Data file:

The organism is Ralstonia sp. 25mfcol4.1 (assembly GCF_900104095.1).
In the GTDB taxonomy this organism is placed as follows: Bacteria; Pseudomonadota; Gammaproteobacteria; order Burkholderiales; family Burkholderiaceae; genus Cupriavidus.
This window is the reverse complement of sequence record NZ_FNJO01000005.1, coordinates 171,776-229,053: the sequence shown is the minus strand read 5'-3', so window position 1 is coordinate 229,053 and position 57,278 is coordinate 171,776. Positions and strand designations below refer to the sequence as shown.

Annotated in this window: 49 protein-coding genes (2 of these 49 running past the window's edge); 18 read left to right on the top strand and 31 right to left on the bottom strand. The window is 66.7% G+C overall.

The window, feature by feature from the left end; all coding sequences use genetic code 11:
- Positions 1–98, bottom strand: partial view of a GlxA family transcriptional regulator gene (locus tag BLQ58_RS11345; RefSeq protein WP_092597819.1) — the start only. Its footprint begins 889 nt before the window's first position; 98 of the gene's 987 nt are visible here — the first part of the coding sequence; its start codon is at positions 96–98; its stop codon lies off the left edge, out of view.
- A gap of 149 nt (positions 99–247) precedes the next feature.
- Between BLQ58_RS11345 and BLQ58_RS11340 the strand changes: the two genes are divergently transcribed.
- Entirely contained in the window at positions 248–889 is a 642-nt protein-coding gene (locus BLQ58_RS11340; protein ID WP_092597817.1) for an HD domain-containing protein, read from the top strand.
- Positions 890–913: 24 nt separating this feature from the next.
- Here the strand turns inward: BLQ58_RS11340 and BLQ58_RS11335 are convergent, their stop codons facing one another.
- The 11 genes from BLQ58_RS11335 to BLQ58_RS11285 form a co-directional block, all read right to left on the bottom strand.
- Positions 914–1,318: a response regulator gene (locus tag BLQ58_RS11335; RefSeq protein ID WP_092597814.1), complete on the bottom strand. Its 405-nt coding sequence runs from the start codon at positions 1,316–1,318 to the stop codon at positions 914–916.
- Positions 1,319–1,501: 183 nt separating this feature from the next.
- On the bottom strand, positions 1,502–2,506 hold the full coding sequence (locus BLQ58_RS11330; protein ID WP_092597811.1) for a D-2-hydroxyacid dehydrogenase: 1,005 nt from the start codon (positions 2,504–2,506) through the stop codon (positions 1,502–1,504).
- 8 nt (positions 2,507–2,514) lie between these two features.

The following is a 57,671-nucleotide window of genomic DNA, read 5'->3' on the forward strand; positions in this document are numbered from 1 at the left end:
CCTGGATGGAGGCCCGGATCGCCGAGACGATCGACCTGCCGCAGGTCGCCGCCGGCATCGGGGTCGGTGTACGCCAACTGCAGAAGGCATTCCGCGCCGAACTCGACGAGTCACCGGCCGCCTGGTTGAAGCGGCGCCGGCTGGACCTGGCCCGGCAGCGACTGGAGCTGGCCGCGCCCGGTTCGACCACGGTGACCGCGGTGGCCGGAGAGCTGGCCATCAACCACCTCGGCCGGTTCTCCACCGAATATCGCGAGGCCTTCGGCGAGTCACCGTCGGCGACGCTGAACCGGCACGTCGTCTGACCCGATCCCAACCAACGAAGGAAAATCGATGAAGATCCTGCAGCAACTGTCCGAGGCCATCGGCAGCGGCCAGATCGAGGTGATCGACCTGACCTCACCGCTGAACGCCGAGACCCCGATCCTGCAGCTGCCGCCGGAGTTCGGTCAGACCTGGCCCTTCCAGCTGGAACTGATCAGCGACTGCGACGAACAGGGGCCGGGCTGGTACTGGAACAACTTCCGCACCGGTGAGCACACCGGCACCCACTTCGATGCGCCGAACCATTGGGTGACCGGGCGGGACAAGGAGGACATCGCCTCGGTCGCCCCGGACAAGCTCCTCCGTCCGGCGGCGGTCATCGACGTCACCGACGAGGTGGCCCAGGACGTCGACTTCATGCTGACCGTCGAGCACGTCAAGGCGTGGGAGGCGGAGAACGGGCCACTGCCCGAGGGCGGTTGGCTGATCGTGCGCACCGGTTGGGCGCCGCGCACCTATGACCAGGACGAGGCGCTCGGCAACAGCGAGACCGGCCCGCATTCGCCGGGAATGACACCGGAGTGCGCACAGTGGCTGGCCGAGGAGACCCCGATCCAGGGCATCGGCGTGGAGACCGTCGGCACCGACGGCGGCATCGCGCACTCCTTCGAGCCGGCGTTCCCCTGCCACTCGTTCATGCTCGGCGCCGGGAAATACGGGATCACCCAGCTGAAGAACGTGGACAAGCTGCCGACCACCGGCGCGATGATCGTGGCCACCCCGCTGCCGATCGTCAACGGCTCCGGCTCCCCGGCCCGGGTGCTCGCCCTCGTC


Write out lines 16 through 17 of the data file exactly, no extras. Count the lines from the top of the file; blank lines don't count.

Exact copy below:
- 8 nt (positions 2,507–2,514) lie between these two features.

The following is a 57,671-nucleotide window of genomic DNA, read 5'->3' on the forward strand; positions in this document are numbered from 1 at the left end: